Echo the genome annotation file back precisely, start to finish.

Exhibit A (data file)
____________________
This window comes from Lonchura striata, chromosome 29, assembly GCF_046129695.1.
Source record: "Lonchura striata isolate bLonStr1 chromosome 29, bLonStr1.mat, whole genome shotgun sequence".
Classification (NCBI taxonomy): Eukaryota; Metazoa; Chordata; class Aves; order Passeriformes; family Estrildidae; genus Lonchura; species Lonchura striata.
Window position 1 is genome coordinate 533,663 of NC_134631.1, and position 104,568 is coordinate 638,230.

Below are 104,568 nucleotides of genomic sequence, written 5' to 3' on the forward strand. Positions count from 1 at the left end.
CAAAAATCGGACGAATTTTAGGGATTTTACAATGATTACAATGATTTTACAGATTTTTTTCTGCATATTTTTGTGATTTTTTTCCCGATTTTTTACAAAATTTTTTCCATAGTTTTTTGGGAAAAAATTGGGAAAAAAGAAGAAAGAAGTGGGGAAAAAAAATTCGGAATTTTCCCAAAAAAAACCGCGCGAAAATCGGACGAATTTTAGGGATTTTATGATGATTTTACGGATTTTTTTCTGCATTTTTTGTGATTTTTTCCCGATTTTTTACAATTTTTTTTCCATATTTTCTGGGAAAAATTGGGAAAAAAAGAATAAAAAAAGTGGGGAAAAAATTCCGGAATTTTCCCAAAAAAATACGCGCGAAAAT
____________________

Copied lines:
This window comes from Lonchura striata, chromosome 29, assembly GCF_046129695.1.
Source record: "Lonchura striata isolate bLonStr1 chromosome 29, bLonStr1.mat, whole genome shotgun sequence".
Classification (NCBI taxonomy): Eukaryota; Metazoa; Chordata; class Aves; order Passeriformes; family Estrildidae; genus Lonchura; species Lonchura striata.
Window position 1 is genome coordinate 533,663 of NC_134631.1, and position 104,568 is coordinate 638,230.

Below are 104,568 nucleotides of genomic sequence, written 5' to 3' on the forward strand. Positions count from 1 at the left end.
CAAAAATCGGACGAATTTTAGGGATTTTACAATGATTACAATGATTTTACAGATTTTTTTCTGCATATTTTTGTGATTTTTTTCCCGATTTTTTACAAAATTTTTTCCATAGTTTTTTGGGAAAAAATTGGGAAAAAAGAAGAAAGAAGTGGGGAAAAAAAATTCGGAATTTTCCCAAAAAAAACCGCGCGAAAATCGGACGAATTTTAGGGATTTTATGATGATTTTACGGATTTTTTTCTGCATTTTTTGTGATTTTTTCCCGATTTTTTACAATTTTTTTTCCATATTTTCTGGGAAAAATTGGGAAAAAAAGAATAAAAAAAGTGGGGAAAAAATTCCGGAATTTTCCCAAAAAAATACGCGCGAAAAT